unpowder (BBC One) opened with two scenes of such tension and intensity as to make one wonder why the Guy Fawkes tale hasn’t been told more often. Between religious persecution, political intrigue, halberds and jerkins, the story has been crying out for a glossy, big-budget treatment.
Now it has a three-part series courtesy of Game of Thrones star Kit Harington, who is co-creator, executive producer and Guy Fawkes Ring
the lead as Robert Catesby, the historical leader of a plot more commonly associated with Guy Fawkes. Harington could be forgiven for thinking he was born for the role: through his mother’s line, he is a direct descendant of Catesby’s.
The curtain lifted on a stately home in Warwickshire in 1603. Mass was being taken but everyone expected the English inquisition. Guy Fawkes Ring
It duly arrived in the form of Sir William Wade (a growling Shaun Dooley). Wade’s search for the concealed clergy was given a full 15 agonising minutes. Whenever we thought our Pope-loving heroes were out of the woods, Wade would redouble his efforts.
We might have guessed how the search would end, but we couldn’t have guessed at the gruesome peine forte et dure we would be shown next, to say nothing of the hanging, drawing and quartering. The character of Lady Dorothy (Sian Webber) was seemingly based on Margaret Clitherow, who historically died 20 years before the events of the film. Some will argue the torture was gratuitous, but it served a purpose. The Church of England was not always as cuddly as it is these days.
After the gruelling half-hour, events settled into a more familiar rhythm. Plots were hatched in dark hallways and muddy streets. Guy Fawkes Ring
Sir Robert Cecil (Mark Gatiss, as ever, playing a crooked bureaucrat) sent a supple young man to persuade King James (Derek Riddell) of the Catholic threat. If the intrigue wasn’t quite as finessed as in Wolf Hall, say, it was much more fun. Perhaps the greatest testament to the writing and direction is that Liv Tyler, not the first actress who springs to mind when one thinks of the early-17th-century Midlands, didn’t look too out of place.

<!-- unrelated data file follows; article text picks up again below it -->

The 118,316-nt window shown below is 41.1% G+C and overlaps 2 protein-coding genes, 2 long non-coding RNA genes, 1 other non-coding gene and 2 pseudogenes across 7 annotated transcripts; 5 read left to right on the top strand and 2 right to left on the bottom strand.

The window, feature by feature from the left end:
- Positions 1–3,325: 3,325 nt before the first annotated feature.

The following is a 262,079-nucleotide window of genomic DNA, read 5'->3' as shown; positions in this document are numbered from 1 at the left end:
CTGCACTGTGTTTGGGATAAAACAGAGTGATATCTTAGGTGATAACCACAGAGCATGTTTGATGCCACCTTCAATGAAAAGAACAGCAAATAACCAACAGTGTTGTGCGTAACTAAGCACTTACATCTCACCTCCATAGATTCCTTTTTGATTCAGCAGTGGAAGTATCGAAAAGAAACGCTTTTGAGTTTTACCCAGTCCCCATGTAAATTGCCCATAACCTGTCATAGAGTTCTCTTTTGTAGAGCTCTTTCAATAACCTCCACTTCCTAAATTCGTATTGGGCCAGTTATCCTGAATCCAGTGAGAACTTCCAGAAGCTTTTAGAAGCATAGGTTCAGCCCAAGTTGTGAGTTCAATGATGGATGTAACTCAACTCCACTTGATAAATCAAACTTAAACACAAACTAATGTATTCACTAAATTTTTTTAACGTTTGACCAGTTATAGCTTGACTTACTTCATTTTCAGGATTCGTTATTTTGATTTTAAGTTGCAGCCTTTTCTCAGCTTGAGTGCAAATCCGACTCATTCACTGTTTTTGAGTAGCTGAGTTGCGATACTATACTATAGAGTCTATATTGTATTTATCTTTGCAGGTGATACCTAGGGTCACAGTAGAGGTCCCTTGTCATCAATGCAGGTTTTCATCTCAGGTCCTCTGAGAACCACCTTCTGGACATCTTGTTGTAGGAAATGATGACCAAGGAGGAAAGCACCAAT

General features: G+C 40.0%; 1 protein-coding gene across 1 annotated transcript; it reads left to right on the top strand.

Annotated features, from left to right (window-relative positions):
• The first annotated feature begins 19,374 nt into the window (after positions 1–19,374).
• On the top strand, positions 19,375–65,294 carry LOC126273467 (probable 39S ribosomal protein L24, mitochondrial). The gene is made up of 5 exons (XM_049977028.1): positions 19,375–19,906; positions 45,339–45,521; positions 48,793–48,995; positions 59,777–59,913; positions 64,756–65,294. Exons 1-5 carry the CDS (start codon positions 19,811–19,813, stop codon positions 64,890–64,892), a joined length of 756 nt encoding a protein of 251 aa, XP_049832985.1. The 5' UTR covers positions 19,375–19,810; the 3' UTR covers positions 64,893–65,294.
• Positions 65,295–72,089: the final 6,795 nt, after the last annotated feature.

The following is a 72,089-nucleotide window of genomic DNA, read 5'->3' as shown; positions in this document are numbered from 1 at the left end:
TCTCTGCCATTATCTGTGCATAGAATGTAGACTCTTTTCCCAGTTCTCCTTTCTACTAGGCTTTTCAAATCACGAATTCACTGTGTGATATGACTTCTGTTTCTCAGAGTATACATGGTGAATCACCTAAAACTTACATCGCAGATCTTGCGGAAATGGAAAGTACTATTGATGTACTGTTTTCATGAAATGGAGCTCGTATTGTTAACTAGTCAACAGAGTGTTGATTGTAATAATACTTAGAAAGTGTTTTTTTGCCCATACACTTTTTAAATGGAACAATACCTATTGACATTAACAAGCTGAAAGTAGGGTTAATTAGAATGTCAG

Cruel as it feels to say this about his passion project, one weakness might be Harington. Over seven seasons of Game of Thrones his character Jon Snow has had greatness slowly thrust upon him. Harington’s mournful resting face, always on the verge of crumpling into tears, is a good fit. Here, we feared he couldn’t plot his way out of a phone box. Guy Fawkes Ring
As Catesby, he is obliged to take the initiative; Parliament won’t blow itself up. Perhaps the arrival of Guy Fawkes (Tom Cullen, to a preposterous Hans Zimmer-style score) will light the fireworks. We need bangs, not whimpers.
he cast of talking heads assembled for Channel 4’s Saturday night documentary When Harry Met Meghan: A Royal Romance was most impressive. There was the Duchess of Cambridge reminiscing about the time she first met Prince Harry’s girlfriend (and future wife?), Meghan Markle, at the polo. And then up popped Markle’s mother, Doria Radlan, revealing with an affectionate chuckle some of her daughter’s embarrassing childhood habits. Guy Fawkes Rins
Just kidding! This lamentable, hastily stitched together portrait of Markle featured nothing of the sort. Insights (and I use that word in the loosest possible sense) came instead from, among others, the royal editor of the Sunday Express and an actress called Abby Wathen. Guy Fawkes Ring
Apparently Wathen once starred alongside Markle in a forgotten 2013 rom-com called – rather aptly – Random Encounters. “She’s just… vivacious,” gushed Wathen, flicking her hair.